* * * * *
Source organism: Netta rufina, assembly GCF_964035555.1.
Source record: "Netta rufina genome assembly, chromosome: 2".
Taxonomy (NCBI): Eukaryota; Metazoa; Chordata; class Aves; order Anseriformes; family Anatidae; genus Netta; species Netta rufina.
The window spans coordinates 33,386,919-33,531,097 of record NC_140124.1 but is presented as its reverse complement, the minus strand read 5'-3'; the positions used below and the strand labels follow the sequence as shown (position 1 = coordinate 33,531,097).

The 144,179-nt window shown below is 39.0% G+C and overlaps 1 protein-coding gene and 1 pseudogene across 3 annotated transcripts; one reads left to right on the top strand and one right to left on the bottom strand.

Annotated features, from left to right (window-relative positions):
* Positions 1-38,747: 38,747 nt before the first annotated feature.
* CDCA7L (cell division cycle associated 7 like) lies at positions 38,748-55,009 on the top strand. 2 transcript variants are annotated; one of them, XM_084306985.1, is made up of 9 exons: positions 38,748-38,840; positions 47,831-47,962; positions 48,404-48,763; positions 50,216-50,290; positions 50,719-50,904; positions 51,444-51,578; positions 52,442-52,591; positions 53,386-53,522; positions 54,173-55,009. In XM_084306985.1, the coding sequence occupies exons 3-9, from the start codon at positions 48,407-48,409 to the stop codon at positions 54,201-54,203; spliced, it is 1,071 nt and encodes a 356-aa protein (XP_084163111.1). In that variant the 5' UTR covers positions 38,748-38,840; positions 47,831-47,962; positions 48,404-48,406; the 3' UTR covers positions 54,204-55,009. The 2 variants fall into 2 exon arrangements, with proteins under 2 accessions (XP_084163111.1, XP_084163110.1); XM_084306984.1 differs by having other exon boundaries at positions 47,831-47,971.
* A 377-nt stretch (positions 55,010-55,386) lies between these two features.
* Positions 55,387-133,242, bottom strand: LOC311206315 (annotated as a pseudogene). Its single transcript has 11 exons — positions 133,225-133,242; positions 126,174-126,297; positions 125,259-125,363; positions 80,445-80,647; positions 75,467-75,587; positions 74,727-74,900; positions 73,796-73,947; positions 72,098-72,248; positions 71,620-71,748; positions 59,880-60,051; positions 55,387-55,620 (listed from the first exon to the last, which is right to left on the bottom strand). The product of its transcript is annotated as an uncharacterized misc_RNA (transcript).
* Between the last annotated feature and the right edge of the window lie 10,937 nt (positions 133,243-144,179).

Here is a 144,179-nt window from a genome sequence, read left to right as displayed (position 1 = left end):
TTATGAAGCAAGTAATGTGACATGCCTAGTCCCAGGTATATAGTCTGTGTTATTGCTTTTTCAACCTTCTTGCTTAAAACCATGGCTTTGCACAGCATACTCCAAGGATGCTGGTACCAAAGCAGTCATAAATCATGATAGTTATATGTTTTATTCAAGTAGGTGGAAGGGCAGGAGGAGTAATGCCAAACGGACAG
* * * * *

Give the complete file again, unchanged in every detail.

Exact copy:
Source organism: Netta rufina, assembly GCF_964035555.1.
Source record: "Netta rufina genome assembly, chromosome: 2".
Taxonomy (NCBI): Eukaryota; Metazoa; Chordata; class Aves; order Anseriformes; family Anatidae; genus Netta; species Netta rufina.
The window spans coordinates 33,386,919-33,531,097 of record NC_140124.1 but is presented as its reverse complement, the minus strand read 5'-3'; the positions used below and the strand labels follow the sequence as shown (position 1 = coordinate 33,531,097).

The 144,179-nt window shown below is 39.0% G+C and overlaps 1 protein-coding gene and 1 pseudogene across 3 annotated transcripts; one reads left to right on the top strand and one right to left on the bottom strand.

Annotated features, from left to right (window-relative positions):
* Positions 1-38,747: 38,747 nt before the first annotated feature.
* CDCA7L (cell division cycle associated 7 like) lies at positions 38,748-55,009 on the top strand. 2 transcript variants are annotated; one of them, XM_084306985.1, is made up of 9 exons: positions 38,748-38,840; positions 47,831-47,962; positions 48,404-48,763; positions 50,216-50,290; positions 50,719-50,904; positions 51,444-51,578; positions 52,442-52,591; positions 53,386-53,522; positions 54,173-55,009. In XM_084306985.1, the coding sequence occupies exons 3-9, from the start codon at positions 48,407-48,409 to the stop codon at positions 54,201-54,203; spliced, it is 1,071 nt and encodes a 356-aa protein (XP_084163111.1). In that variant the 5' UTR covers positions 38,748-38,840; positions 47,831-47,962; positions 48,404-48,406; the 3' UTR covers positions 54,204-55,009. The 2 variants fall into 2 exon arrangements, with proteins under 2 accessions (XP_084163111.1, XP_084163110.1); XM_084306984.1 differs by having other exon boundaries at positions 47,831-47,971.
* A 377-nt stretch (positions 55,010-55,386) lies between these two features.
* Positions 55,387-133,242, bottom strand: LOC311206315 (annotated as a pseudogene). Its single transcript has 11 exons — positions 133,225-133,242; positions 126,174-126,297; positions 125,259-125,363; positions 80,445-80,647; positions 75,467-75,587; positions 74,727-74,900; positions 73,796-73,947; positions 72,098-72,248; positions 71,620-71,748; positions 59,880-60,051; positions 55,387-55,620 (listed from the first exon to the last, which is right to left on the bottom strand). The product of its transcript is annotated as an uncharacterized misc_RNA (transcript).
* Between the last annotated feature and the right edge of the window lie 10,937 nt (positions 133,243-144,179).

Here is a 144,179-nt window from a genome sequence, read left to right as displayed (position 1 = left end):
TTATGAAGCAAGTAATGTGACATGCCTAGTCCCAGGTATATAGTCTGTGTTATTGCTTTTTCAACCTTCTTGCTTAAAACCATGGCTTTGCACAGCATACTCCAAGGATGCTGGTACCAAAGCAGTCATAAATCATGATAGTTATATGTTTTATTCAAGTAGGTGGAAGGGCAGGAGGAGTAATGCCAAACGGACAG